Honoring Our Fathers


Today, and hopefully every day, we honor our fathers. Like Mother's Day I know that Father’s Day can bring with it a slew of complicated emotions and experiences. It is not always an enjoyable celebratory day.

I invite us back to Gurdjieff's notion of ‘the cost of our arising’ as something we must be aware of and even pay for. Remember, understanding ‘the cost of our arising’ is about seeing that we do not make ourselves by ourselves but rather we are a product of all that has influenced us, all that has supported and nurtured and formed who we are. A piece of paying for the cost of our arising is honoring, acknowledging and giving thanks for those who have contributed to our arising. Fathers of all kinds are in large part responsible for our arising.

Today we can honor, acknowledge and give thanks to our birth fathers who play an irreplaceable part of our arising. No matter what unmet expectations, realistic or otherwise, have transpired, fathers give of themselves to bring us into existence. Fathers have a love for their children deep in their hearts. At best this love comes through in powerful and meaningful ways.

Today we can honor, acknowledge and give thanks to our living or non-living paternal biological and spiritual ancestors who we may feel connected to and whom have offered us fathering (our grandfathers going back on both sides, as well as others, for example, mentors, Jesus, Saint Francis, Thomas Merton, Howard Thurman, and the many other saints, mystics and liberators throughout time).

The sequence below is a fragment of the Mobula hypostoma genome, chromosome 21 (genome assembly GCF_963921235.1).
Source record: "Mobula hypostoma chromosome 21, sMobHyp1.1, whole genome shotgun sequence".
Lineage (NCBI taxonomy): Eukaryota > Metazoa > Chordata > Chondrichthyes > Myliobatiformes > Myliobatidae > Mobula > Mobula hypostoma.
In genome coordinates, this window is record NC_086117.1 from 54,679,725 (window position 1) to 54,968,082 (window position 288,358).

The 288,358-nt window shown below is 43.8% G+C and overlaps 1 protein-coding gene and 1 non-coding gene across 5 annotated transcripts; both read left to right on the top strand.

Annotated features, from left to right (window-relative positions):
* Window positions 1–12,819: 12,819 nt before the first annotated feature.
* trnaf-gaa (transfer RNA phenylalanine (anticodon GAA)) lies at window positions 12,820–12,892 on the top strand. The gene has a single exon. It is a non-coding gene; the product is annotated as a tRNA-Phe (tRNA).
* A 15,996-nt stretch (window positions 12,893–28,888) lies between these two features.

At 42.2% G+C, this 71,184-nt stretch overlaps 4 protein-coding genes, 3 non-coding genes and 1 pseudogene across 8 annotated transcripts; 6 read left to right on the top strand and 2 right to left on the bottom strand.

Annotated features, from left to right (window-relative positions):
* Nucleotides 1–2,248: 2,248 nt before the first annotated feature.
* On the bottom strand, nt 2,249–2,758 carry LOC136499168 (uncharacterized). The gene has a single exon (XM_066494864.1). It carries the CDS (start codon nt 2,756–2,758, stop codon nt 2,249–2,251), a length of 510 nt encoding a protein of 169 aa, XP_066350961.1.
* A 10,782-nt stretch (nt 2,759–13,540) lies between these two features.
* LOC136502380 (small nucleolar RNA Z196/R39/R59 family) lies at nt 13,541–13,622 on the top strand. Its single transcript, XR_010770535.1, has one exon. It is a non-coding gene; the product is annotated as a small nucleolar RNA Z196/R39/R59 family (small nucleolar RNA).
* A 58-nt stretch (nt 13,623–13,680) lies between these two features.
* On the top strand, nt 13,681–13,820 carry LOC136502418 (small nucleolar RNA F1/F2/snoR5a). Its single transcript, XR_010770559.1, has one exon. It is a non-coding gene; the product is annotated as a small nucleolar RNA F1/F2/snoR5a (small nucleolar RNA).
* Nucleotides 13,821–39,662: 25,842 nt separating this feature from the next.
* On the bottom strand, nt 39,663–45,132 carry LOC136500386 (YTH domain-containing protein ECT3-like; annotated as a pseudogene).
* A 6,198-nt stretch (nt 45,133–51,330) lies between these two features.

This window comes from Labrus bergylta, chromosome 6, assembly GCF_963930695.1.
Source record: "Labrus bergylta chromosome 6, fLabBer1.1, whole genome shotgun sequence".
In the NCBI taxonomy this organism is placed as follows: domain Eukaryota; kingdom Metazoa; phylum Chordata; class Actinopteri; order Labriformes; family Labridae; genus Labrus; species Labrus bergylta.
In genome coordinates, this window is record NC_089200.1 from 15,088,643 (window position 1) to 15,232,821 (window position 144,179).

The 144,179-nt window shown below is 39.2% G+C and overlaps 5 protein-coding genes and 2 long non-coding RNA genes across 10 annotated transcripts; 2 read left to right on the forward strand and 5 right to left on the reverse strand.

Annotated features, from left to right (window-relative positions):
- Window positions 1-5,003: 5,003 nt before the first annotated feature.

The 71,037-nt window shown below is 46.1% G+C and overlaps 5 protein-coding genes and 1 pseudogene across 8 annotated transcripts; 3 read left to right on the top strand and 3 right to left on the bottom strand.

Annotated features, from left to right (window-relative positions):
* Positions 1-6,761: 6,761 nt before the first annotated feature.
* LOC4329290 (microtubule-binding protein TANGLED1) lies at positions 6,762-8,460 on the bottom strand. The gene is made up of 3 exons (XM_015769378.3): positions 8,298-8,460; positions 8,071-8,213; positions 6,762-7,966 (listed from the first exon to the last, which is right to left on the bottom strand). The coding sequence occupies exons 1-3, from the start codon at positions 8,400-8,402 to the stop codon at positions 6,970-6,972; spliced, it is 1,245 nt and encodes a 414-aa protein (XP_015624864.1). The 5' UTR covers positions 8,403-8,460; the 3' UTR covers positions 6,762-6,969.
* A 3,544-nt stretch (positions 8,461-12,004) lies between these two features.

Today we can honor, acknowledge and give thanks to Father Sky who sustains and nourishes us, endlessly providing air to nourish us, offering us light and life for our bodies and souls.

Today we can honor, acknowledge and give thanks to the Great Father. In the Christian tradition, God is both beyond gender and related to as Father. Luke 12:32 tenderly says, "Do not be afraid little flock, it is the Father's good pleasure to give you the kingdom."

Today we can honor, acknowledge and give thanks to ourselves and see ourselves, regardless of gender orientation, as fathers. Each one of us are fathers to each other and ourselves and commissioned by the Great Father to participate in this giving process. The act of fathering can be seen as one of emboldening our true nature; both through provision of physical, emotional, spiritual, and social needs as well as instilling agency, strength, and courage to engage the challenges and juiciness of life. True fathers do all this from love practicing mutuality instead of hierarchy and oppression.

And so I honor the grief that may be present this day for those of you who never had a father, who had a father whose love toward you was blocked in some way, who have lost your father, who have always wanted to be a father to a child and have not been able to, who are fathers to children who are blocked to your love, and any other unnamed losses around fatherhood.

And from a wellspring of gratitude, having received such abundance, I say “thank you to my own father, to all physical fathers everywhere, to each one of you who participate in the act of fathering, and to the Great Father.”

May we engage the act of fathering

May we embolden others to be themselves

May we offer provision for others

May we instill agency, strength and courage

May we co-create and build afresh

May we be a way to love

With love,

Heather

 


This week, we continue with our exploration of the Beatitudes. Hold inside yourself and meditate on the fourth Beatitude as well as a few alternative translations from Prayers of the Cosmos: Reflecting on the Original Meaning of Jesus’s Words.

Blessed are they which hunger and thirst after righteousness: for they shall be filled.